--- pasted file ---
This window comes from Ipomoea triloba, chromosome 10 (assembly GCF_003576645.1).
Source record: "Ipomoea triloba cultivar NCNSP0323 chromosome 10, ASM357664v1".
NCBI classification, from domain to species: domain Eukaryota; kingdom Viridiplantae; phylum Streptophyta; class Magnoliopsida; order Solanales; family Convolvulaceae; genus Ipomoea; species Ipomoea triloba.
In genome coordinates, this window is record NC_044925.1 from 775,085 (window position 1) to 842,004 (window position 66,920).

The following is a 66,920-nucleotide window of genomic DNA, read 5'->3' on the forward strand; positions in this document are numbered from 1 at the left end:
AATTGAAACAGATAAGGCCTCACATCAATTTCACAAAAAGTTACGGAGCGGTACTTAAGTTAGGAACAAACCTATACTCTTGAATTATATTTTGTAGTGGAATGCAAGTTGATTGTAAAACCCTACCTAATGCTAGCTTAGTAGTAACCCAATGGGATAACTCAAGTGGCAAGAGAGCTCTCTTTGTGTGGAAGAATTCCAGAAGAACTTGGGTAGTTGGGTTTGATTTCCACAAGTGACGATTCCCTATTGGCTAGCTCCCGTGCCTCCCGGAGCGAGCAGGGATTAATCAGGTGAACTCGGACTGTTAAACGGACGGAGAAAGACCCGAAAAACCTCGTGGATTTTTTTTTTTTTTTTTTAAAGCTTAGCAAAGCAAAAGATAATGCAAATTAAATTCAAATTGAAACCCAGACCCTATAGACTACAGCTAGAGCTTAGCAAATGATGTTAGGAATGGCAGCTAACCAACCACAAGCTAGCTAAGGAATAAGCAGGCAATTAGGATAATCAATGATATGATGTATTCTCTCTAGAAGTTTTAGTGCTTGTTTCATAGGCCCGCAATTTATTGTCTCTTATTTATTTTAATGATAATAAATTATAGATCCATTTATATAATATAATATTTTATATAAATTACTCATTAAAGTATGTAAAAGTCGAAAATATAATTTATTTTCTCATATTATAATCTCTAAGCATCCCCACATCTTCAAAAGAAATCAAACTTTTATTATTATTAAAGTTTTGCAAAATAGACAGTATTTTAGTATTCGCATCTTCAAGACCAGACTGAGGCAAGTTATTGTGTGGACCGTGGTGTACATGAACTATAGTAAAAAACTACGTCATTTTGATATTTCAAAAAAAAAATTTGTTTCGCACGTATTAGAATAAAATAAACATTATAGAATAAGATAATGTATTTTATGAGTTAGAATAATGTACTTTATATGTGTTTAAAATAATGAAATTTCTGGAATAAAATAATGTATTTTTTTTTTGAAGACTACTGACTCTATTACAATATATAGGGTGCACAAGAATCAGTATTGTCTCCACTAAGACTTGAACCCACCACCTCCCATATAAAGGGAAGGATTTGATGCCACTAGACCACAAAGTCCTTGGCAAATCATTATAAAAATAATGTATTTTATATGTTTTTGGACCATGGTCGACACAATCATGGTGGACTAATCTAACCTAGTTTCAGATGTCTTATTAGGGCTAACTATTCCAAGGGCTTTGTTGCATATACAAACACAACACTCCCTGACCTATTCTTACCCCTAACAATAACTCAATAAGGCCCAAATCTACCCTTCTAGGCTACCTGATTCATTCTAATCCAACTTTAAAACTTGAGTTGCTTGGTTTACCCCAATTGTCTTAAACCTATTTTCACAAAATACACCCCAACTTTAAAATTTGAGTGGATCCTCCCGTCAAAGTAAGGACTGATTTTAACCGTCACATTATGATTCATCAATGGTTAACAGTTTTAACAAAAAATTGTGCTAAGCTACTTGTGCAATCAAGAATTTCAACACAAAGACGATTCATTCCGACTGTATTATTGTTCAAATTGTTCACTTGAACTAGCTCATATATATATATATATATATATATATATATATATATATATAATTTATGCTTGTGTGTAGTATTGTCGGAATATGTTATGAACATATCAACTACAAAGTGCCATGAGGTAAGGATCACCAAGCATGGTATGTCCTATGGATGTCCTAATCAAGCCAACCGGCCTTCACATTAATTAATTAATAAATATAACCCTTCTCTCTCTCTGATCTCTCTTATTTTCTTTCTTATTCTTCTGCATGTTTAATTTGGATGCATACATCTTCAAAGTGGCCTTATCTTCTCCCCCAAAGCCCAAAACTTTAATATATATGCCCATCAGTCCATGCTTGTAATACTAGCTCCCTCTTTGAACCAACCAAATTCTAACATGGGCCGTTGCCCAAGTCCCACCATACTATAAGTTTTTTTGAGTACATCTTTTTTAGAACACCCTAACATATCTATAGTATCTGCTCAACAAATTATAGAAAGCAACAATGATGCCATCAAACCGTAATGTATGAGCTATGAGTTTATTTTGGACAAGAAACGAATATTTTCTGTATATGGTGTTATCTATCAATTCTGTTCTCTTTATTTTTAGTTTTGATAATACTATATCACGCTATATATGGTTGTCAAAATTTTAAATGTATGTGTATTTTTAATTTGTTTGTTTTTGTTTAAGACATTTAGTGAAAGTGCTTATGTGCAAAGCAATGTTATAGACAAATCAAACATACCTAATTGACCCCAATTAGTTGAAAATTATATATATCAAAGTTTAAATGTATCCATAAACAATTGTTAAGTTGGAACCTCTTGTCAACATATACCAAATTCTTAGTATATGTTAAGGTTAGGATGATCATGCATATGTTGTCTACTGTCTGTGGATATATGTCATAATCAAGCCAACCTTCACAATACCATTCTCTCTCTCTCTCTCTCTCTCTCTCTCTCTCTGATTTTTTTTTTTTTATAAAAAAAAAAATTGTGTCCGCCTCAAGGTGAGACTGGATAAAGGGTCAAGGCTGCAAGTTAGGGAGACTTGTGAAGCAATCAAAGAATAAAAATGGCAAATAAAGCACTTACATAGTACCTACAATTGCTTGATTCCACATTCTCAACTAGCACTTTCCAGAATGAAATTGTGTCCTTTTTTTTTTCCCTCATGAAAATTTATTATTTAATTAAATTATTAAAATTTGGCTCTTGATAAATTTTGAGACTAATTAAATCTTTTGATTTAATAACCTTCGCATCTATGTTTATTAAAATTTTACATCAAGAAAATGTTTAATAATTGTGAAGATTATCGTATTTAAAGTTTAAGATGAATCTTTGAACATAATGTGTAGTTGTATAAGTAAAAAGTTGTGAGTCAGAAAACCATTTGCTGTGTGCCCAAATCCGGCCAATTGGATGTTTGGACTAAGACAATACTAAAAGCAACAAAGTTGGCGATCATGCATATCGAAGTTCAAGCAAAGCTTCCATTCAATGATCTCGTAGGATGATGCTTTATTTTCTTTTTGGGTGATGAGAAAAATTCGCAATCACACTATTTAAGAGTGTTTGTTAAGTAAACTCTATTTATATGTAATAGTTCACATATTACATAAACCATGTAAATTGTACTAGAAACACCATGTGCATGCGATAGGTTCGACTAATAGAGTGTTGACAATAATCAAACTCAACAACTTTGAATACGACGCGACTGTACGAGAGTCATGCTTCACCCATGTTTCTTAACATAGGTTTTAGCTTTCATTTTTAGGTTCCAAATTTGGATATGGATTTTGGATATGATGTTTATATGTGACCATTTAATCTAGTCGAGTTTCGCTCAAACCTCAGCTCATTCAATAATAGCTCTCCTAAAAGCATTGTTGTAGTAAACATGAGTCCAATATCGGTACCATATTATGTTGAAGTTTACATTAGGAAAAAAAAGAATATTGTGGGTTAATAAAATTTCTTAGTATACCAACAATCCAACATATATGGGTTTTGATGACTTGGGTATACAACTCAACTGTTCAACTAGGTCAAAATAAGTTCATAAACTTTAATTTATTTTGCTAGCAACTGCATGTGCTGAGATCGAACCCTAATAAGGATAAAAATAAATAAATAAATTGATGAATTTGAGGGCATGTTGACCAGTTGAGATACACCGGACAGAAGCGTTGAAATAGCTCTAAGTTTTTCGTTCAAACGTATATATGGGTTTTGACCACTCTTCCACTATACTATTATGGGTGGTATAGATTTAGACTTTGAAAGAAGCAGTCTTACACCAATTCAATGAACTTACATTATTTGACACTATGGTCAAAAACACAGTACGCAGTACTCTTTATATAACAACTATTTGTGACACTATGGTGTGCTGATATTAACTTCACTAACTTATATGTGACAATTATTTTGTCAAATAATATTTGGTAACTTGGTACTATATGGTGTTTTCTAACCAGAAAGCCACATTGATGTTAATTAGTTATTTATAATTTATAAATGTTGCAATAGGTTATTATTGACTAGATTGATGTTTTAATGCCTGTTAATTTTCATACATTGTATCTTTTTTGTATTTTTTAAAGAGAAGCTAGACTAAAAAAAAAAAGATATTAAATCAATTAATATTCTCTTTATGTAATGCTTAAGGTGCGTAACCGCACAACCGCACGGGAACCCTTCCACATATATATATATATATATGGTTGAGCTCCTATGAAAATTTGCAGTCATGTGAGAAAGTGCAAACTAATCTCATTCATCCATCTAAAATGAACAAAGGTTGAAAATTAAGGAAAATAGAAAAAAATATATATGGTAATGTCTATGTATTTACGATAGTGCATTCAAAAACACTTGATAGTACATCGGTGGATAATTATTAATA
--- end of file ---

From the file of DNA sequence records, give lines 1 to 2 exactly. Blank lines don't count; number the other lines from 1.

This window comes from Ipomoea triloba, chromosome 10 (assembly GCF_003576645.1).
Source record: "Ipomoea triloba cultivar NCNSP0323 chromosome 10, ASM357664v1".